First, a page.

By Suzanne J Stark,

Why should I read it?

2 authors picked Female Tars as one of their favorite books, and they share why you should read it.

What is this book about?

For a very long time now I have delighted in histories, letters, records, and memoirs to do with the Royal Navy in the eighteenth and early nineteenth century; but Suzanne Stark's book has told me many, many things I did not know, and I shall keep it on an honored shelf."--Patrick O'Brian

The wives and female guests of commissioned officers often went to sea in the sailing ships of Britain's Royal Navy in the 18th and 19th centuries, but there were other women on board as well, rarely mentioned in print. Suzanne Stark thoroughly investigates the custom of allowing prostitutes…

Book cover of The Pirate Queen: In Search of Grace O'Malley and Other Legendary Women of the Sea

Why did I love this book?

Sjoholm goes far back in history to document tales of women who went to sea, and commanded ships, in Phoenicia, Scandinavia, the British Isles, and Ireland. There was no holding back strong seafaring women and I love seeing their stories brought to life. Grace O’Malley in particular won the respect of her English foes, including their strong ruler, Elizabeth I.

By Barbara Sjoholm,

Why should I read it?

1 author picked The Pirate Queen as one of their favorite books, and they share why you should read it.

What is this book about?

The Pirate Queen begins in Ireland with the infamous Grace O'Malley, a ruthless pirate and scourge to the most powerful fleets of sixteenth-century Europe. This Irish clan chieftain, sea captain, and pirate queen was a contemporary of Elizabeth I, a figure whose life is the stuff of myth. Regularly raiding English ships caught off Ireland's west coast, O'Malley was purported to have fought the Spanish armada just hours after giving birth to her son. She had several husbands in her lifetime, and acquired lands and castles that still dot the Irish coastline today. But Grace O'Malley was not alone. Since…

Book cover of Flying Cloud: The True Story of America's Most Famous Clipper Ship and the Woman Who Guided Her

Why did I love this book?

When we think of seafarers’ wives, too often we envision them up on lonely widow’s walks, looking out to sea and waiting for their men to return. We don’t think of them as heroines in their own right, but Eleanor Creesy was an exceptional woman by any standard. Eleanor grew up in the New England fishing center of Marblehead, Massachusetts, and studied weather, the ocean, and astronomy in the mid-19th century. When her husband became captain of The Flying Cloud on its maiden voyage, he took Eleanor along so he could utilize her expertise and she rose to the occasion, setting the world record for navigating a clipper ship from New York to California. Her ship would have been known as a “hen ship” because the captain’s wife sailed with him, but her own story deserves to be told and is captured in this engrossing history.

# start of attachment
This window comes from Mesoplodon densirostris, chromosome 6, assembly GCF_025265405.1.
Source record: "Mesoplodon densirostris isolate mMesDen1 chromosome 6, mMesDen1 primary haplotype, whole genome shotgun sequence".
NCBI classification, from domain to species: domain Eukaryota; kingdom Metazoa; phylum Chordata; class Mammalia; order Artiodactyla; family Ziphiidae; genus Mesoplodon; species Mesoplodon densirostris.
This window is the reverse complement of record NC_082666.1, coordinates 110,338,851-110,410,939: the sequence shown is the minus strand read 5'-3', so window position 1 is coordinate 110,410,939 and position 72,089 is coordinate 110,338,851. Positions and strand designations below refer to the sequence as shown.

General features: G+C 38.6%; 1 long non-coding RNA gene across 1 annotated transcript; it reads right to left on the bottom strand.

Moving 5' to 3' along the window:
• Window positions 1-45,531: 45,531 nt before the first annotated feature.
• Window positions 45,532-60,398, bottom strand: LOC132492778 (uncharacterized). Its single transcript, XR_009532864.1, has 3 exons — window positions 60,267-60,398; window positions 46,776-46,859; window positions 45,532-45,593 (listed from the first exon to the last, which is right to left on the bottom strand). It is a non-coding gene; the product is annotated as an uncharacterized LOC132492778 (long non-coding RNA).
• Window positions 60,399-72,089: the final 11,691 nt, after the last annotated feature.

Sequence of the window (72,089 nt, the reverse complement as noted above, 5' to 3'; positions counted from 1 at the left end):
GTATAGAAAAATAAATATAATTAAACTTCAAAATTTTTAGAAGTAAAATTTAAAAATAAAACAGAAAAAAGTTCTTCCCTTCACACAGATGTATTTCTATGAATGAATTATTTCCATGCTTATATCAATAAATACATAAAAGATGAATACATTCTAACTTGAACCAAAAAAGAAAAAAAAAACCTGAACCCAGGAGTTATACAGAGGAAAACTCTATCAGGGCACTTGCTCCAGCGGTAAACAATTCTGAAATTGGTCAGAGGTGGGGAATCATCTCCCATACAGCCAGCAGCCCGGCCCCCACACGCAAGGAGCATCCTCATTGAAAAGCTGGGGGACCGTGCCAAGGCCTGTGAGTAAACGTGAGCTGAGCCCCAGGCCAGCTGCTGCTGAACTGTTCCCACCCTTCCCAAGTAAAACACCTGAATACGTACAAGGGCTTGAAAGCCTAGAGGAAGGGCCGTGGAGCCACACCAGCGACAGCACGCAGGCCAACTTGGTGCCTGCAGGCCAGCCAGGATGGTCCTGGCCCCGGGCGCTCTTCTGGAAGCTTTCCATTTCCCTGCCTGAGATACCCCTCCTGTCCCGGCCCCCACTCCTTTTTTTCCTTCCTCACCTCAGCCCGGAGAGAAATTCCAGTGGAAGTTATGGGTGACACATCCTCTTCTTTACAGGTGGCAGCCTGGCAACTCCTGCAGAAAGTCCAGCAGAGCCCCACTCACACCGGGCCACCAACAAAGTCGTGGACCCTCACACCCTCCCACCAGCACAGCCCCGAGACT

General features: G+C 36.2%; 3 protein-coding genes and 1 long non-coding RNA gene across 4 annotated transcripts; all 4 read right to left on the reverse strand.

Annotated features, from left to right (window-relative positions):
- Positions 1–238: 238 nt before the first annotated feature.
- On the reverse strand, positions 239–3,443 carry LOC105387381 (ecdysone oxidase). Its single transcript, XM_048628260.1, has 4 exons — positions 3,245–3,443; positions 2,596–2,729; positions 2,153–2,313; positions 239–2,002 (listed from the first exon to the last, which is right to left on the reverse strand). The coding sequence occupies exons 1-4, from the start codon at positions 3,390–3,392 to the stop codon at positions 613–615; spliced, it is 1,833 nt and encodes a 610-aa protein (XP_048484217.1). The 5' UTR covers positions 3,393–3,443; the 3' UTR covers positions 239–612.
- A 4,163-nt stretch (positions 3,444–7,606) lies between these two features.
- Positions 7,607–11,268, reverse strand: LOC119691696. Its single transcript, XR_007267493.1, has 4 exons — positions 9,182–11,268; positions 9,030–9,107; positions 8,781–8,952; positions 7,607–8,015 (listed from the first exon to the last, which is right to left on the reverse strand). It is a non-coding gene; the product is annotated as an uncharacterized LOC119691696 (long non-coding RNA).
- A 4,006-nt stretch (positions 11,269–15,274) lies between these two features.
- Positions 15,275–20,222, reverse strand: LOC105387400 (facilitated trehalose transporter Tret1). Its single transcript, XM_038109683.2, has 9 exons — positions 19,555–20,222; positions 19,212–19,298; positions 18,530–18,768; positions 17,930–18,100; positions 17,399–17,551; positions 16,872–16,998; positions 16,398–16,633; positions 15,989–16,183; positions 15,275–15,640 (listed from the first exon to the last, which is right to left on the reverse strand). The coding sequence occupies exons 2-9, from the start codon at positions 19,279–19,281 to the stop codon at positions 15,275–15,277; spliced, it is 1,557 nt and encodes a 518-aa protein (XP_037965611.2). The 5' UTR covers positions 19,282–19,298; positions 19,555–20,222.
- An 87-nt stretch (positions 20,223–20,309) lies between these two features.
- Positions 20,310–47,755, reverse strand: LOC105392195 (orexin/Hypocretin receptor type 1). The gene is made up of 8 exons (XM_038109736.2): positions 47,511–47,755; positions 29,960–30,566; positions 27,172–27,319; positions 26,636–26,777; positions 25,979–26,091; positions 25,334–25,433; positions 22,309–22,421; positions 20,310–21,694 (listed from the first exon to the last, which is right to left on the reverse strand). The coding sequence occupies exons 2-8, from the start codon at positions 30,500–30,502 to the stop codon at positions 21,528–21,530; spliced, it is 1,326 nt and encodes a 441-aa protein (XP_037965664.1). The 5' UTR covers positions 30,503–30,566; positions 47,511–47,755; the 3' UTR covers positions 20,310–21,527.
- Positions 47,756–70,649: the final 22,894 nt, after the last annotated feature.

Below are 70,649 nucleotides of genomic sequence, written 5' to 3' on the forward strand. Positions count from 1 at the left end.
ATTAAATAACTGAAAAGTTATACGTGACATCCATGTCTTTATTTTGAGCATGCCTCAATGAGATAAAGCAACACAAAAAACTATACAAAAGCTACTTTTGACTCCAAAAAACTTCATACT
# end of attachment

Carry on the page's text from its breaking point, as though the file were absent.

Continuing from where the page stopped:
By David W. Shaw,

Why should I read it?

1 author picked Flying Cloud as one of their favorite books, and they share why you should read it.

What is this book about?

In 1851, Elanor Creesy, in a position almost unheard of for a woman in the mid-nineteenth century, served as the navigator on the maiden voyage of the clipper ship Flying Cloud -- traveling from New York to San Francisco in only eighty-nine days. This swift passage set a world record that went unbroken for more than a century. Upon arrival in San Francisco, Flying Cloud became an enduring symbol of a young nation's frontier spirit. Illustrated with original maps and charts as well as historical photographs, David Shaw's compelling narrative captures the drama of this maritime adventure.

5 book lists we think you will like!

Interested in piracy, the British Royal Navy, and Ireland?

9,000+ authors have recommended their favorite books and what they love about them. Browse their picks for the best books about piracy, the British Royal Navy, and Ireland.

Piracy Explore 123 books about piracy
The British Royal Navy Explore 53 books about the British Royal Navy
Ireland Explore 225 books about Ireland

And, 3 books we think you will enjoy!

We think you will like Maiden Voyage, Pirates!, and Blackbeard the Pirate if you like this list.